What can psychoanalysis bring to an interdisciplinary dialogue on behaviour change? A new direction in psychodynamic thinking shifts the focus from the dynamic unconscious to interpersonal processes and the critical role played by epistemic trust in our ability both to learn about our social world and to change our behaviour. To promote behaviour change, on this account, we may first need to reopen an individual’s ability to receive and accept social instruction.

  • 14. How can we use literature as a tool for understanding and changing behaviour in complex contexts?

    Maurice Biriotti, CEO of SHM and Professor of Medical Humanities, UCL

    Models involve a necessary simplification of reality, and while simplifying often helps us work out what to do, it can also get in the way. In many situations, changing behaviour means embracing complexity, not abstracting from it. When that is the case, literary texts can provide an alternative way of thinking about behaviour and behaviour change.

  • 15. The role of forecasting models in transport planning – an historical perspective.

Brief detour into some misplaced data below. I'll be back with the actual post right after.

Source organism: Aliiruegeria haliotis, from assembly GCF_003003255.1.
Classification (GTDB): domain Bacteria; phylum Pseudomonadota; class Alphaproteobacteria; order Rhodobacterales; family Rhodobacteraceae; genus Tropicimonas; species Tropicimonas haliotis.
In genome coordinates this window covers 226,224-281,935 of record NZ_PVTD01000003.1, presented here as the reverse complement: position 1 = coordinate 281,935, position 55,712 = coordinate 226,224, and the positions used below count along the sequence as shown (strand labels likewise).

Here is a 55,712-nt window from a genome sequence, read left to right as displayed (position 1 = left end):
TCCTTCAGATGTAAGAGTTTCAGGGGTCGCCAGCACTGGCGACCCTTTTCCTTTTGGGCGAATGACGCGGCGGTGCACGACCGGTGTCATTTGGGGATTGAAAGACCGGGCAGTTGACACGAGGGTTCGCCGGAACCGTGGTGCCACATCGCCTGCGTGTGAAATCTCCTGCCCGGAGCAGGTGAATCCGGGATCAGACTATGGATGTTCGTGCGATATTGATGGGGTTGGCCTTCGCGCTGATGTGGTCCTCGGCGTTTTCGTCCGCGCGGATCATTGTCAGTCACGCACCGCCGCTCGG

• Peter Jones, Professor of Transport and Sustainable Development, Centre for Transport Studies, UCL

    Models are neither developed nor used in a vacuum: they have a history, which shapes and constrains what we do with them. Sometimes we need to re-examine that history to understand where we have ended up.

  • 16. Explanatory models and conviction narratives.

    David Tuckett, Director, Centre for the Study of Decision-Making Uncertainty, UCL

    Behaviour change is often approached as an exercise in applying models of behaviour to people we think need to change. But those people have their own models: ways of making sense of reality which in turn shape their behaviour and relationships. A model shapes the behaviour of the person who believes it as much as it does the behaviour of the person it’s supposed to be about: and changing behaviour is often about promoting dialogue between different people’s models.

  • 17. Models, stories and leaders.

    David Newkirk, Corporate advisor and educator; formerly CEO, Executive Education, University of Virginia’s Darden School of Business and Senior Partner, Booz Allen Hamilton